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Volkswagen Arteon review: Art attack

The sleek new Arteon embodies Volkswagen's assault on premium players such as BMW.

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Hannover

VOLKSWAGEN might be a "semi-premium" brand in Singapore, perched above the mainstream but below the Big Three of German luxury (Audi, BMW, Mercedes-Benz), but back home it's remained true to its name - the "people's car" in German.

But VW has dipped its toes in upper-crust motoring before, with varied results. The excellent Touareg SUV has been a global hit, but the Phaeton luxury limousine racked up meaningful sales numbers only in China and Taiwan.

Can Volkswagen's newest model finally propel the brand into the luxury leagues for good?

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The Arteon replaces VW's CC four-door coupe model (previously known as Passat CC), which belongs to a segment whose buyers want something quick, roomy and presentable, but with more visual oomph than a sedan can muster.

Thanks to an elegant silhouette and design flourishes such as the full-width bonnet, broad shoulders and wing-like face, the Arteon is easily one of the most radical-looking VWs ever.

A 2.0-litre turbocharged engine with a very generous 280hp shuffled to all four-wheels gives the Arteon serious pace to match its looks. The sprint to 100km/h takes 5.6 seconds, which makes the VW quicker than the BMW 430i Gran Coupe, a key rival.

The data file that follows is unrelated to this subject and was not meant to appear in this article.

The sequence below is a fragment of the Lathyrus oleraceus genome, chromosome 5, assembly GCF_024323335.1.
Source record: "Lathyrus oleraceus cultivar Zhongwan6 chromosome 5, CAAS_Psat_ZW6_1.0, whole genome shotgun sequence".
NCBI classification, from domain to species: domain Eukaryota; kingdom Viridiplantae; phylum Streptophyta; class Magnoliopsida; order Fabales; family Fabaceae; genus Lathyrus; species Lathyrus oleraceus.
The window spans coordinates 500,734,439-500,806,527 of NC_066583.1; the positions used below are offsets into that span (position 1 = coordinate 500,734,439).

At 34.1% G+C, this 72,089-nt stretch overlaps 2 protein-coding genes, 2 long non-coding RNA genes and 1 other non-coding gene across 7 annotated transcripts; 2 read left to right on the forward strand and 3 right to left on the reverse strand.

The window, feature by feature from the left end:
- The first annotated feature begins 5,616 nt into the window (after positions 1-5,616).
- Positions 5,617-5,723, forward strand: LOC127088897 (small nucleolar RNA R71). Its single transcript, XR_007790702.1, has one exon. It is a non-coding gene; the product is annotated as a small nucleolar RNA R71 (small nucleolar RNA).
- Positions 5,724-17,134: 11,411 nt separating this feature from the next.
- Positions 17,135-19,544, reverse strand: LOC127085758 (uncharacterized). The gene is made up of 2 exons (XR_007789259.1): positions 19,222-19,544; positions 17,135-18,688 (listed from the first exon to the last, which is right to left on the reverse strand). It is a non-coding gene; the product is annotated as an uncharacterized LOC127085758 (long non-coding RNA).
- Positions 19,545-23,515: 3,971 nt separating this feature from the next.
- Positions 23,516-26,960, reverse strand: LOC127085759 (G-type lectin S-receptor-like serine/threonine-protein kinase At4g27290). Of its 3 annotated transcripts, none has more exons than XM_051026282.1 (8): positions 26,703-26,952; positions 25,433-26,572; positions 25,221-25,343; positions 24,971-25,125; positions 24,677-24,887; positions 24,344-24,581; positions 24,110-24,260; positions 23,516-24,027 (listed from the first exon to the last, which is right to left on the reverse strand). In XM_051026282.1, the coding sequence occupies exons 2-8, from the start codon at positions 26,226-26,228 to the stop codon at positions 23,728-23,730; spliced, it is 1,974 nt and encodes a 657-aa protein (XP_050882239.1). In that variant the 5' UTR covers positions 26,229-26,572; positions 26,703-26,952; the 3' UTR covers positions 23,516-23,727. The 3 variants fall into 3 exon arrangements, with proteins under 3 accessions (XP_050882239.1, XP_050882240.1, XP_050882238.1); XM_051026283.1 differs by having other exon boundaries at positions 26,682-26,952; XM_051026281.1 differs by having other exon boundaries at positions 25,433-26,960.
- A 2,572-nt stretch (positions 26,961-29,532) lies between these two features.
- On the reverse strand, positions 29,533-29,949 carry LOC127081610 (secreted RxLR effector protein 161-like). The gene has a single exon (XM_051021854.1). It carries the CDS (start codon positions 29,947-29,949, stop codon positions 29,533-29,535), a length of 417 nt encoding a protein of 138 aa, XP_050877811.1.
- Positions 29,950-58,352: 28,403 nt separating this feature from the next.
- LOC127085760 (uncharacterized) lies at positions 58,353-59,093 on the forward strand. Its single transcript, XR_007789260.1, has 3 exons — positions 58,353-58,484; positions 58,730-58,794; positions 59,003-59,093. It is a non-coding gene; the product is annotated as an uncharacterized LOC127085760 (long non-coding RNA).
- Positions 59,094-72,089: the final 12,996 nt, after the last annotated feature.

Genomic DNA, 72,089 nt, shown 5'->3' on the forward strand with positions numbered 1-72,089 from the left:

The turbo engine's grunt is matched by a decent exhaust note too, while shifts from the dual-clutch gearbox are imperceptibly quick.

Our test car came loaded with features, including VW's latest adaptive damper system, which can now be tweaked on a wide spectrum from soft to sporty. The handling and steering seem direct and responsive, but the route around Hanover lacked the challenging roads needed to confirm this, so we'll leave our final verdict until a local test drive.

At least the refinement is at a very high level, with 180km/h on the autobahn a stress-free exercise, although our test car rode on 20-inch wheels that delivered an occasionally busy ride. The standard 18- or 19-inch wheels should deliver better overall comfort.

The cabin is a mirror of the Passat's, with clean lines, wide spaces and lots of (possibly cost-optional) technology on display, from the active instruments to the latest VW infotainment system.

The Arteon also debuts some semi-autonomous driving systems, such as adaptive cruise control that uses GPS data to slow down automatically for bends, and a feature called Emergency Assist, which can pull the car over to a kerbside lane if it detects that the driver is unresponsive.

Such features aren't for Singapore just yet, but at least the Arteon gets the basics right, too. There's copious amounts of interior space and masses of legroom, so you could conceivably use one with a chauffeur.

VW insists it's not a four-door coupe but a five-door grand tourer, so stowing large objects is easier, thanks to the rear hatch, and cargo room is massive, stretching from 563 litres to a maximum of 1,557 litres with the rear seats folded.

Two petrol-driven 2.0-litre models will be launched at the Singapore Motorshow in 2018, with a cheaper 190hp model joining the 280hp version tested here.

While its deeper handling capabilities are still somewhat unknown to us, there's little doubting the Arteon's space, refinement and straight-line performance. Most importantly, its sophisticated appearance shows that VW isn't just good at moving bodies, but getting better at moving hearts, too.


Volkswagen Arteon 2.0 280 TSI R-Line

  • Engine 1,984cc, 16V, inline 4, turbocharged
  • Power 280hp at 5100-6500rpm
  • Torque 350Nm at 1700-6500rpm
  • Gearbox 7-speed dual-clutch
  • Top Speed 250km/h
  • 0-100km/h 5.6 seconds
  • Fuel efficiency 7.3L/100km
  • CO2 164g/km
  • Price TBA
  • Available 2018